The tail rotor moves about three times faster than the main rotor. For this reason diagnosing vibration problems on the tail rotor unit can be more difficult. I have had instances where there are no vibration on the tail rotor until a certain RPM and then it would shake. All I can say is keep to the list below and go over the setup again and again till you find the problem.
- Are the tail rotor blades balanced?
- Is anything bent? To check if your tail rotor shaft is bent, you have to remove it and roll it on a piece of glass.
- Is the tail casing loose? This and a bent tail rotor shaft are probably the most common reasons for vibration in the tail rotor assembly.
- Is the tail rotor shaft moving from side to side?
- If your heli has a belt drive, is the belt tensioned correctly? When you turn the main rotor head, is it skipping teeth on the belt?
- Check to make sure that the tail pitch slider and tail pitch arms are not loose or sticky.
- Is your tail pitch control rod properly supported? A vibrating tail pitch control rod can be the cause of vibration and normally wrongly diagnosed as a faulty part in the tail rotor assembly.
- Is your tail servo loose or worn?
- And then lastly, is your Gyro gain set too high. This is rarely the case as mostly vibrations progressive in nature.
Now for those of you that are flying glow helis out there, there is an added section that I briefly want to touch on. Having an engine turning your heli brings added problems and is sometimes very difficult to find due to the high precision needed. A clock gauge here is, I would say, a must. So if you have done all of the above and you are still struggling, look at the following that could possibly be wrong.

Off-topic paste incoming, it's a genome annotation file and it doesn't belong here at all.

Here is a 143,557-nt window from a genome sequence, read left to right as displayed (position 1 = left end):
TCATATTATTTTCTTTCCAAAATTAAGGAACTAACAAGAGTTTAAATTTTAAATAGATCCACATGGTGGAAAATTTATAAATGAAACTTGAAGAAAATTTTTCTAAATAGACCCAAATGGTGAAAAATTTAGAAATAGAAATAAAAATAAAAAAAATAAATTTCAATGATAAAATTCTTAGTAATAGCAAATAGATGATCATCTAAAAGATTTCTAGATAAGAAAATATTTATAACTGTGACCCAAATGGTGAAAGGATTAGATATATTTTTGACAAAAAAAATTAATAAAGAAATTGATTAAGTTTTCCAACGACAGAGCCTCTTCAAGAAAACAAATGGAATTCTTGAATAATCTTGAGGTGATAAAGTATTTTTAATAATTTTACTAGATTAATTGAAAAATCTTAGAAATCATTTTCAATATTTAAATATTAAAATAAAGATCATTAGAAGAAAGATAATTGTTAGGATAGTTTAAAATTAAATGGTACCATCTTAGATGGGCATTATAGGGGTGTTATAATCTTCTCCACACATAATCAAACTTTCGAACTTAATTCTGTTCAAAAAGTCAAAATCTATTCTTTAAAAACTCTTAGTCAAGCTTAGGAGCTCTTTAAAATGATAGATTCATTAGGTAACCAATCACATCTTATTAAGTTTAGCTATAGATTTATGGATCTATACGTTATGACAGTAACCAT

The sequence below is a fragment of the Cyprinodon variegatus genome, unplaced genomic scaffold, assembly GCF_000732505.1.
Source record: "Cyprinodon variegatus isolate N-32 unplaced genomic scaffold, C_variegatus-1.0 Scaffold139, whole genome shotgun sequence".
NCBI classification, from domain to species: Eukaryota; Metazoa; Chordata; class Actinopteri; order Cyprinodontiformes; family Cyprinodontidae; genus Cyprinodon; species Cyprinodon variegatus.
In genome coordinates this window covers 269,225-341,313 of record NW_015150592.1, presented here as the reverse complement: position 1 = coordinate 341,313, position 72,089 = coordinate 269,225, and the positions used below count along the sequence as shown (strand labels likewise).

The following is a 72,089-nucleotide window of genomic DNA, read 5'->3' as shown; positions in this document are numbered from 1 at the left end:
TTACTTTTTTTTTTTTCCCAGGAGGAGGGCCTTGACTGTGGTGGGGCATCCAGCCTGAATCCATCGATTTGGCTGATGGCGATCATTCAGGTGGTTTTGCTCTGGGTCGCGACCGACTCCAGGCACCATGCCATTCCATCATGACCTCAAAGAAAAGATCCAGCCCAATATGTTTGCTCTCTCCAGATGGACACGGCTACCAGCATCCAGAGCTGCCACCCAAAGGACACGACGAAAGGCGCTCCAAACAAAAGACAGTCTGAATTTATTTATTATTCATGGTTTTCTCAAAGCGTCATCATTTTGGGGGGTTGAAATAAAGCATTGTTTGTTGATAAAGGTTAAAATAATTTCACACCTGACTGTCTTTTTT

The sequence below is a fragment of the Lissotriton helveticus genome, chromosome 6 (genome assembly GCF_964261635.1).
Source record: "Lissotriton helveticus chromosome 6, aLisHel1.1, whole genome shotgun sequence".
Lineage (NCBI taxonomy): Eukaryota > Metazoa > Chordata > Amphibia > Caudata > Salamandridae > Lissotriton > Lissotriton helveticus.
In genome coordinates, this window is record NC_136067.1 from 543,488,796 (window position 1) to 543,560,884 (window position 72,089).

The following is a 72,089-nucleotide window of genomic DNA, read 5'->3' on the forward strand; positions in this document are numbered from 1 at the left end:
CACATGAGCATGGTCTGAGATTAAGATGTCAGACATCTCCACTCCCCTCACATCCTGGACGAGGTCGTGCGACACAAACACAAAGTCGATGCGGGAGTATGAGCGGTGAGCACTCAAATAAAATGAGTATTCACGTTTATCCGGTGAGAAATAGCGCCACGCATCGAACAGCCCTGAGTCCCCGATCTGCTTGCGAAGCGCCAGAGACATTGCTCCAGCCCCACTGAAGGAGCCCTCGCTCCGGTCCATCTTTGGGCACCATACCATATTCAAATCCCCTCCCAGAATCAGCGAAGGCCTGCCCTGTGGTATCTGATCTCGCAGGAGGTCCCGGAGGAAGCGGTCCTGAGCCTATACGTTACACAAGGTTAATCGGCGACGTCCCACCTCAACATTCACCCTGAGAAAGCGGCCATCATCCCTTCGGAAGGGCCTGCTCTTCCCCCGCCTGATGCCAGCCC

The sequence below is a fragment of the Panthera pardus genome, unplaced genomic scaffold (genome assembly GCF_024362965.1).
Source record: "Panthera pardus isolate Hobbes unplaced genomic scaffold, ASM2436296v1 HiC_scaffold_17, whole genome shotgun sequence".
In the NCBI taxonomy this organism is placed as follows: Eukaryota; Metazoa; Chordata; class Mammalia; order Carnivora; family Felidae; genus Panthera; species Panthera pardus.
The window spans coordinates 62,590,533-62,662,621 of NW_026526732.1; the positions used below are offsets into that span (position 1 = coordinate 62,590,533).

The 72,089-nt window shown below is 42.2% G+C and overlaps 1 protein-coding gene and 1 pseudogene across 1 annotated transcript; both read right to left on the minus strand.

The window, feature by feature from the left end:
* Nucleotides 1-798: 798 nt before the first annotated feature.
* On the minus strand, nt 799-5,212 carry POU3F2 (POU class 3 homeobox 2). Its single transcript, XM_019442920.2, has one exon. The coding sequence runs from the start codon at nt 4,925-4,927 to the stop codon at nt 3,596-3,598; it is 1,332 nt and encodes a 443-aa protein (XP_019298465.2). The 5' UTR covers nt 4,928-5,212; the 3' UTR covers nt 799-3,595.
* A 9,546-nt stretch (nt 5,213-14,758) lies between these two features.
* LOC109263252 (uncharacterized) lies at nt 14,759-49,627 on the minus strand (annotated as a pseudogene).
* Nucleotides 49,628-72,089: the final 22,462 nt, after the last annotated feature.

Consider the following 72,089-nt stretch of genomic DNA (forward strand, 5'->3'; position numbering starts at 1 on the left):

- Incorrectly installed clutch lining. This can cause shudders and vibrations that are mostly found during spool up. BUT, if your clutch is unbalanced due to incorrectly installed clutch lining, it will cause vibration even at high RPM.
- Worn or faulty clutch. A worn clutch normally causes imbalance due to the fact the one arm normally expands more than the other when worn, which unbalances the clutch
- Damaged clutch bell.
- Loose lock nuts. If your locking nuts are not tightened properly it will cause play in the assembly and in turn cause a vibration.
- Bent shafts. Not common but a very real possibility.
- Imbalance inside the motor. This is really not very common as the motors are normally balanced at the factory and I have not had a case like this myself, but I have read on forums that it is possible.
As you can see from the list, vibrations are in general caused by something that is imbalanced or loose. I hope that this gives you a basic guideline to sorting out your helis Parkinson’s disease.